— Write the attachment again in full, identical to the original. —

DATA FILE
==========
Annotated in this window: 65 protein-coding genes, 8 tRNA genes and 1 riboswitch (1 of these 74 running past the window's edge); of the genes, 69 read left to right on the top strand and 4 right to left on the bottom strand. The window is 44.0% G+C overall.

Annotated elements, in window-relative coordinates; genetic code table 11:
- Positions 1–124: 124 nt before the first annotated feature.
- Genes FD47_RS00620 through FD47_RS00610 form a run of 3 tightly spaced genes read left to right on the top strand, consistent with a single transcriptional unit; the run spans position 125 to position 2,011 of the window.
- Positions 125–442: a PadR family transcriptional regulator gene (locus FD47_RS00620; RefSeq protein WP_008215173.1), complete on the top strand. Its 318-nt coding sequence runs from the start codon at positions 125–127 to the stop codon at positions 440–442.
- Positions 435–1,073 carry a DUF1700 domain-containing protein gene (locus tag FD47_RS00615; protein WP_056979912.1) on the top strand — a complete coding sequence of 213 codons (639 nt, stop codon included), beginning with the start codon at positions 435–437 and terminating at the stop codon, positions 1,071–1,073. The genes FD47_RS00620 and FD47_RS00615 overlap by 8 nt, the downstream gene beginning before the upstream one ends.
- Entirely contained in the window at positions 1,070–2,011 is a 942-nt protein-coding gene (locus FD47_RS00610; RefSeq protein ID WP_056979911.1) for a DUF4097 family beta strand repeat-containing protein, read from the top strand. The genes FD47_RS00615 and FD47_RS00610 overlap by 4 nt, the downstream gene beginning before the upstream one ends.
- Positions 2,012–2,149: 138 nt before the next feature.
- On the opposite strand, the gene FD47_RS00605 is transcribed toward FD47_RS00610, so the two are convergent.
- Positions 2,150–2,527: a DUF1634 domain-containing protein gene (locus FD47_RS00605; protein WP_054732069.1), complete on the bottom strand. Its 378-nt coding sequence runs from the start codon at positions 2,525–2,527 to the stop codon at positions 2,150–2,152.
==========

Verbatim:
Annotated in this window: 65 protein-coding genes, 8 tRNA genes and 1 riboswitch (1 of these 74 running past the window's edge); of the genes, 69 read left to right on the top strand and 4 right to left on the bottom strand. The window is 44.0% G+C overall.

Annotated elements, in window-relative coordinates; genetic code table 11:
- Positions 1–124: 124 nt before the first annotated feature.
- Genes FD47_RS00620 through FD47_RS00610 form a run of 3 tightly spaced genes read left to right on the top strand, consistent with a single transcriptional unit; the run spans position 125 to position 2,011 of the window.
- Positions 125–442: a PadR family transcriptional regulator gene (locus FD47_RS00620; RefSeq protein WP_008215173.1), complete on the top strand. Its 318-nt coding sequence runs from the start codon at positions 125–127 to the stop codon at positions 440–442.
- Positions 435–1,073 carry a DUF1700 domain-containing protein gene (locus tag FD47_RS00615; protein WP_056979912.1) on the top strand — a complete coding sequence of 213 codons (639 nt, stop codon included), beginning with the start codon at positions 435–437 and terminating at the stop codon, positions 1,071–1,073. The genes FD47_RS00620 and FD47_RS00615 overlap by 8 nt, the downstream gene beginning before the upstream one ends.
- Entirely contained in the window at positions 1,070–2,011 is a 942-nt protein-coding gene (locus FD47_RS00610; RefSeq protein ID WP_056979911.1) for a DUF4097 family beta strand repeat-containing protein, read from the top strand. The genes FD47_RS00615 and FD47_RS00610 overlap by 4 nt, the downstream gene beginning before the upstream one ends.
- Positions 2,012–2,149: 138 nt before the next feature.
- On the opposite strand, the gene FD47_RS00605 is transcribed toward FD47_RS00610, so the two are convergent.
- Positions 2,150–2,527: a DUF1634 domain-containing protein gene (locus FD47_RS00605; protein WP_054732069.1), complete on the bottom strand. Its 378-nt coding sequence runs from the start codon at positions 2,525–2,527 to the stop codon at positions 2,150–2,152.